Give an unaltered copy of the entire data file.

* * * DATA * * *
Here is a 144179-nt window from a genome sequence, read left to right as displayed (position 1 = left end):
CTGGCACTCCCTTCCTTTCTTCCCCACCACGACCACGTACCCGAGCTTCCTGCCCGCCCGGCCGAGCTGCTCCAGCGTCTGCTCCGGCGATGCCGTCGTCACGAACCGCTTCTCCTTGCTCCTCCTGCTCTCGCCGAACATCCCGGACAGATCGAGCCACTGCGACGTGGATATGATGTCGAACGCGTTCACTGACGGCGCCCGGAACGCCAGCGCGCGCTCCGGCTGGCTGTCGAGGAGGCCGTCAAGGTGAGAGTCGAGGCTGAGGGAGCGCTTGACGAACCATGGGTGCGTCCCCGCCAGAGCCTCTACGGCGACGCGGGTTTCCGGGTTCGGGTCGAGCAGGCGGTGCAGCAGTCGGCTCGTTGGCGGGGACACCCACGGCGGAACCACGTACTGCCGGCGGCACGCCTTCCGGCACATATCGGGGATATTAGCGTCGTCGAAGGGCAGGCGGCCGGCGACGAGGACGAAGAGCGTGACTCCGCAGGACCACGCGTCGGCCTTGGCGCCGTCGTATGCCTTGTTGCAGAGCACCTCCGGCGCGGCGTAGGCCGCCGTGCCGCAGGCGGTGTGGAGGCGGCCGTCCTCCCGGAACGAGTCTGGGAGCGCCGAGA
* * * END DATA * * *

Here is a 144179-nt window from a genome sequence, read left to right as displayed (position 1 = left end):
CTGGCACTCCCTTCCTTTCTTCCCCACCACGACCACGTACCCGAGCTTCCTGCCCGCCCGGCCGAGCTGCTCCAGCGTCTGCTCCGGCGATGCCGTCGTCACGAACCGCTTCTCCTTGCTCCTCCTGCTCTCGCCGAACATCCCGGACAGATCGAGCCACTGCGACGTGGATATGATGTCGAACGCGTTCACTGACGGCGCCCGGAACGCCAGCGCGCGCTCCGGCTGGCTGTCGAGGAGGCCGTCAAGGTGAGAGTCGAGGCTGAGGGAGCGCTTGACGAACCATGGGTGCGTCCCCGCCAGAGCCTCTACGGCGACGCGGGTTTCCGGGTTCGGGTCGAGCAGGCGGTGCAGCAGTCGGCTCGTTGGCGGGGACACCCACGGCGGAACCACGTACTGCCGGCGGCACGCCTTCCGGCACATATCGGGGATATTAGCGTCGTCGAAGGGCAGGCGGCCGGCGACGAGGACGAAGAGCGTGACTCCGCAGGACCACGCGTCGGCCTTGGCGCCGTCGTATGCCTTGTTGCAGAGCACCTCCGGCGCGGCGTAGGCCGCCGTGCCGCAGGCGGTGTGGAGGCGGCCGTCCTCCCGGAACGAGTCTGGGAGCGCCGAGA